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Old 16th January 2021, 07:50 AM   #8
TVV's Avatar
Join Date: Dec 2004
Location: Bay Area
Posts: 1,398

Jim, thank you for your thorough comments. I have the Furusiyya Foundation book and it is a great reference. It shows a nimcha with a hilt, covered by turtle shell and silver (#41), and then mentions the 4 similar swords captured in 1732 and now in the Real Armeria. This info is again repeated in the recent Met book to which Kwiatek contributed translations. However, I have reasons to believe these turtle shell hilts appeared a century or so earlier, because a fine example now in the Rijksmuseum was captured by Michiel de Ruyter in 1655:

In the Malta Armory, among the many nimchas there is one with a D-ring, but it is there nonetheless. These swords were trophies of the knights of St. John, captured in naval battles in the Mediterranean, in a period from the 16th to the late 18th centuries (the order seized to exist after that courtesy of Napoleon). So there are most certainly Maghrebi nimchas with this feature. The lovely example in the Hofburg (also shown in Claude's great book) also has a D-ring and since it is probably connected to the Habsburgs, it likely came from the Mediterranean too (and it is decorated in an Ottoman style).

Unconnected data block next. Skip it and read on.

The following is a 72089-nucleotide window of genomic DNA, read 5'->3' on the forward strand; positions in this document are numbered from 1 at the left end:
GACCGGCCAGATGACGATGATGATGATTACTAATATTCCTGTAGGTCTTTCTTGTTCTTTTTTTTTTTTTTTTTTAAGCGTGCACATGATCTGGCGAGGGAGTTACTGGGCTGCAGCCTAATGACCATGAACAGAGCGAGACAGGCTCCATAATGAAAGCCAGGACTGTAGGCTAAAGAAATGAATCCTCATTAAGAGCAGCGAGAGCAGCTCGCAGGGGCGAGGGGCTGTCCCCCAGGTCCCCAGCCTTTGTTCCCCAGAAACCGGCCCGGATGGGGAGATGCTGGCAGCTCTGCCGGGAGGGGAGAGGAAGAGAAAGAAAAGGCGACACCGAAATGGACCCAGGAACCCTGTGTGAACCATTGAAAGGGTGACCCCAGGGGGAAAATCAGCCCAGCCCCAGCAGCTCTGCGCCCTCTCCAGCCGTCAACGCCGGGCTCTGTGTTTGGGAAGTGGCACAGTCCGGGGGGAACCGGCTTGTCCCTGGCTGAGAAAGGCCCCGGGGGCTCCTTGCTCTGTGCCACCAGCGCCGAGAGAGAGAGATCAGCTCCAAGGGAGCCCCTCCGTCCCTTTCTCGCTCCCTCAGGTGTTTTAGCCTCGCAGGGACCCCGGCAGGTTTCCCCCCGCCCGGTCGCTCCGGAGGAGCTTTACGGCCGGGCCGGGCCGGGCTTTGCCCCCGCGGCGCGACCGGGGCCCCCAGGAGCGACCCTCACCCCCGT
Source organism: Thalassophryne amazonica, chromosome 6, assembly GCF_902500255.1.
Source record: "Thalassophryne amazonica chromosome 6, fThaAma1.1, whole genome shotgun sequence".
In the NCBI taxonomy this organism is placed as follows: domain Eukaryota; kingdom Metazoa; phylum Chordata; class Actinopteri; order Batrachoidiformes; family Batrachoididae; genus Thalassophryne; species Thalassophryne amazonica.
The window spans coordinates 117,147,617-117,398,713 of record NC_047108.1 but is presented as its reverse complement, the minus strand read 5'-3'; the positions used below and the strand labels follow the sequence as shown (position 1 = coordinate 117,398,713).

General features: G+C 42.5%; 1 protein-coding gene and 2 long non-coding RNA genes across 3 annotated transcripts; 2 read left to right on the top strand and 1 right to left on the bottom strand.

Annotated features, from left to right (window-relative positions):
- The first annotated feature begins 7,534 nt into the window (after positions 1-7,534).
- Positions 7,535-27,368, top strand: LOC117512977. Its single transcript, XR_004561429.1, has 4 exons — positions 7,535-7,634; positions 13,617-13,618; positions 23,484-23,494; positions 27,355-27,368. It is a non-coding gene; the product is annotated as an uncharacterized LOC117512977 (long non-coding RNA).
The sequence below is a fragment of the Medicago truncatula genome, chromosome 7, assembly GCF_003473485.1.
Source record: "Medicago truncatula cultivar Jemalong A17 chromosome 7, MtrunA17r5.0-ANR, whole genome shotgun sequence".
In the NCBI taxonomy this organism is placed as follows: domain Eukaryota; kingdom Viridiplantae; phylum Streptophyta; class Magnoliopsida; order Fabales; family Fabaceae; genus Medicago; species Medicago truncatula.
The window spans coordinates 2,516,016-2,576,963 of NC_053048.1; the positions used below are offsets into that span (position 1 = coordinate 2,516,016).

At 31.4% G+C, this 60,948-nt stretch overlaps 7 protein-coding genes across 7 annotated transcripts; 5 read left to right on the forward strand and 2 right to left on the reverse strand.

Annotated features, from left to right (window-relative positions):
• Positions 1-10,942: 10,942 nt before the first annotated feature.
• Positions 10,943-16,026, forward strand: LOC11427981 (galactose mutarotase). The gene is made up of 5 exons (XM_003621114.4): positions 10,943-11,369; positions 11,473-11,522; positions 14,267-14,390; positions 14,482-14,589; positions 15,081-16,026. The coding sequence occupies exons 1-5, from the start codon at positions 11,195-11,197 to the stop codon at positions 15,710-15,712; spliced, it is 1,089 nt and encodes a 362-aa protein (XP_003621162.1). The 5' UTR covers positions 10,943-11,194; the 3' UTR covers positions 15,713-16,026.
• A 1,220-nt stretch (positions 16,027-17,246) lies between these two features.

When it comes to guard and quillon style, I wonder if the approach of trying to differentiate on a purely regional basis is flawed as some variations may be chronological in character.

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